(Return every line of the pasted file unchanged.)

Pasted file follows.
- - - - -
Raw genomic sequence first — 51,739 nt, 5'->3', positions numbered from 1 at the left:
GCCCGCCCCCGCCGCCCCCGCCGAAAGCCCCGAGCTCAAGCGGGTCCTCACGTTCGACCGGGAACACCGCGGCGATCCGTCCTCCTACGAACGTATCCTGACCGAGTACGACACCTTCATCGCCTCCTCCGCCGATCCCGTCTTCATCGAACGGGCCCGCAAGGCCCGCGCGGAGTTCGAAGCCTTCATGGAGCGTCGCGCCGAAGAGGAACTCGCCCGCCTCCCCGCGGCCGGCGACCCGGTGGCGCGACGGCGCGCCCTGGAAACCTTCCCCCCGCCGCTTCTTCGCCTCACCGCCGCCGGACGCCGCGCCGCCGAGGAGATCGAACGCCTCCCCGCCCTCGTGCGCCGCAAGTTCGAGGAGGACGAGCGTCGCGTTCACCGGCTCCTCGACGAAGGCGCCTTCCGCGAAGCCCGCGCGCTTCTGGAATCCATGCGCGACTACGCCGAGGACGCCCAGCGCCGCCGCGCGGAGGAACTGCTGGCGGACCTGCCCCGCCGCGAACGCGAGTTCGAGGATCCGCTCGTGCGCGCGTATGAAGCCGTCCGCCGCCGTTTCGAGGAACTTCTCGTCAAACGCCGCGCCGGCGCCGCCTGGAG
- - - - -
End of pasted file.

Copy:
Raw genomic sequence first — 51,739 nt, 5'->3', positions numbered from 1 at the left:
GCCCGCCCCCGCCGCCCCCGCCGAAAGCCCCGAGCTCAAGCGGGTCCTCACGTTCGACCGGGAACACCGCGGCGATCCGTCCTCCTACGAACGTATCCTGACCGAGTACGACACCTTCATCGCCTCCTCCGCCGATCCCGTCTTCATCGAACGGGCCCGCAAGGCCCGCGCGGAGTTCGAAGCCTTCATGGAGCGTCGCGCCGAAGAGGAACTCGCCCGCCTCCCCGCGGCCGGCGACCCGGTGGCGCGACGGCGCGCCCTGGAAACCTTCCCCCCGCCGCTTCTTCGCCTCACCGCCGCCGGACGCCGCGCCGCCGAGGAGATCGAACGCCTCCCCGCCCTCGTGCGCCGCAAGTTCGAGGAGGACGAGCGTCGCGTTCACCGGCTCCTCGACGAAGGCGCCTTCCGCGAAGCCCGCGCGCTTCTGGAATCCATGCGCGACTACGCCGAGGACGCCCAGCGCCGCCGCGCGGAGGAACTGCTGGCGGACCTGCCCCGCCGCGAACGCGAGTTCGAGGATCCGCTCGTGCGCGCGTATGAAGCCGTCCGCCGCCGTTTCGAGGAACTTCTCGTCAAACGCCGCGCCGGCGCCGCCTGGAG